Alexander, born in 356BC, was the son of Phillip II (382-336BC), the King of Macedonia in northern Greece. Considered a barbarian by the southern Greek city-states, Phillip created a powerful army which forcibly united Greece into one empire. From an early age, Alexander, displayed tremendous military talent and was appointed as a commander in his father’s army at the age of eighteen. Having conquered all of Greece Phillip was about to embark on a campaign to invade the Persian Empire. Before he could invade Persia he was assassinated, possibly by Alexander, who then became king in 336BC.

In 334BC, Alexander crossed the Hellespont (in modern-day Turkey) with 45,000 men and invaded the Persian Empire. The backbone of Alexander’s Macedonian army was his infantry. In many battles, Alexander brilliantly (and often recklessly) led his army to victory against Persian armies that may have outnumbered his own as much as ten to one. His chief tactics were to always be on the offense and always do the unexpected.
By 331 BCE the Persian Empire was defeated, the Persian Emperor Darius was dead, and Alexander was the undisputed rival of the Mediterranean. His military campaign lasted 12 years and took him and his army 10,000 miles to the Indus River in India. Only the weariness of his men and his untimely death in 323BC at the age of 32 ended the Greek conquest of the known world. At its largest, Alexander’s empire stretched from Egypt to India. He built six Greek cities in his empire, named Alexandria. (Today the best known is the city of Alexandria in Egypt at the Nile delta.) These cities and the Greeks who settle in them brought Greek culture to the center of the oldest civilizations of Mesopotamia.
The Greeks were not only military imperialist but also cultural imperialist. Greek soldiers and settlers brought their way of life: their language, art, architecture, literature, and philosophy, to Middle East. When Greek culture merged with the culture of the Middle East it created a new cultural hybrid-Hellenism (Hellas is the Greek word for Greece) whose impact would be far greater and last for far longer than the brief period of Alexander’s empire. Whether through the idea of the pitched battle, art, literature, drama, poetry, music, sculpture, architecture or philosophy, Hellenism’s influence on the Roman Empire, Christianity, and the West was monumental.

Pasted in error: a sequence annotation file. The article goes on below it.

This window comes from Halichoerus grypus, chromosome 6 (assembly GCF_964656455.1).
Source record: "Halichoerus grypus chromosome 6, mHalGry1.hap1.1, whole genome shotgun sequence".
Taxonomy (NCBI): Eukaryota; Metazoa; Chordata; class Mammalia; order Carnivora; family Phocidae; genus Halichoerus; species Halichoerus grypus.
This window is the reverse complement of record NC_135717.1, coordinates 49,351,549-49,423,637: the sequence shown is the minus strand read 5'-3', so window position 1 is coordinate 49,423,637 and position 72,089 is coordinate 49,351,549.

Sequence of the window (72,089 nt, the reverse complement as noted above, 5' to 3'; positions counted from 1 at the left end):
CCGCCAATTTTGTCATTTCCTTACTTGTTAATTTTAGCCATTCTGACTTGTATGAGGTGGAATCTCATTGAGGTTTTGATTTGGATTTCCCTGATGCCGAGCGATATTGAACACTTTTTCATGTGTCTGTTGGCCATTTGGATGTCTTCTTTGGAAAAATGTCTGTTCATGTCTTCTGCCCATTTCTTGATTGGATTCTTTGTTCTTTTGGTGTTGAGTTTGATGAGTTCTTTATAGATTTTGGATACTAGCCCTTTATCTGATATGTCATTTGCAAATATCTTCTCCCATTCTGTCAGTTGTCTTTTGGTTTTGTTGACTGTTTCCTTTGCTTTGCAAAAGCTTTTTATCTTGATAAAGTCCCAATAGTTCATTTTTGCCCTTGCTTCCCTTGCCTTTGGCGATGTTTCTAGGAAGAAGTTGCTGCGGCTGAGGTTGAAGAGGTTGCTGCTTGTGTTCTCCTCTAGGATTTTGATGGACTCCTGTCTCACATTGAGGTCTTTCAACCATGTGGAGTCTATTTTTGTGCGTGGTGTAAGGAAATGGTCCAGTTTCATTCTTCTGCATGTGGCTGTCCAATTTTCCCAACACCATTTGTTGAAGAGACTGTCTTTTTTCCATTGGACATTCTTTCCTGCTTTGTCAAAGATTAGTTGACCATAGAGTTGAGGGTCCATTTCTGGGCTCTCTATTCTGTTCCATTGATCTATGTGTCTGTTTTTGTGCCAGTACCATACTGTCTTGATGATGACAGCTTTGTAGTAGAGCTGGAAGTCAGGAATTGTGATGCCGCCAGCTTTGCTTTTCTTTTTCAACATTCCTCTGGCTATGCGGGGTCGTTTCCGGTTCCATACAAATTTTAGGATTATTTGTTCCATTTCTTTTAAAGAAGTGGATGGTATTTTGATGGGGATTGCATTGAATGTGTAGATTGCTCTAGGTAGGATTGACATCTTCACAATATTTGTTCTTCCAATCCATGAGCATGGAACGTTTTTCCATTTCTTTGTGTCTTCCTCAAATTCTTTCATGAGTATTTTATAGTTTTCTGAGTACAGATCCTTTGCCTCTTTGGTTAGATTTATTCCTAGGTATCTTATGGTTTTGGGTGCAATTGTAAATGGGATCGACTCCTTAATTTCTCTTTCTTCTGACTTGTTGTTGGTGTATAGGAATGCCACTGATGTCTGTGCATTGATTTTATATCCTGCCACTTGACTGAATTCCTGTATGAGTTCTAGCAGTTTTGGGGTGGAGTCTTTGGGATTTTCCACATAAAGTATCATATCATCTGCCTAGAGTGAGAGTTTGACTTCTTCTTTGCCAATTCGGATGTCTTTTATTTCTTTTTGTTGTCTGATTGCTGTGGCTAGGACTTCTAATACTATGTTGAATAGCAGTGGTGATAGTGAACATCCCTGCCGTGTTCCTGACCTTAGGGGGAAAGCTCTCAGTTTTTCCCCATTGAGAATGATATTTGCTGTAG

The Greeks showcased all human talents; they glorified the beauty of the human body, displaying athletic prowess in the Olympics. Nothing regarding the human body was considered embarrassing, in need of hiding, or private for that matter. Athletic competitions were often performed in the nude in ancient Greece. Our modern word “gymnasium” is derived from the Greek word “gumnos” which means naked. Even Greek gods were described in human terms and were often bested by human beings in Greek mythology; with time, it became the style of intellectual Greeks to denigrate their gods and speak of them with biting cynicism and disrespect. In short, the Greeks introduced into human consciousness an idea which is going to come into play as one of the most powerful intellectual forces in modern history - humanism. The human being is the center of all things. The human mind and its ability to understand and observe and comprehend things rationally is the be-all-and-end-all, an idea which comes from the Greeks.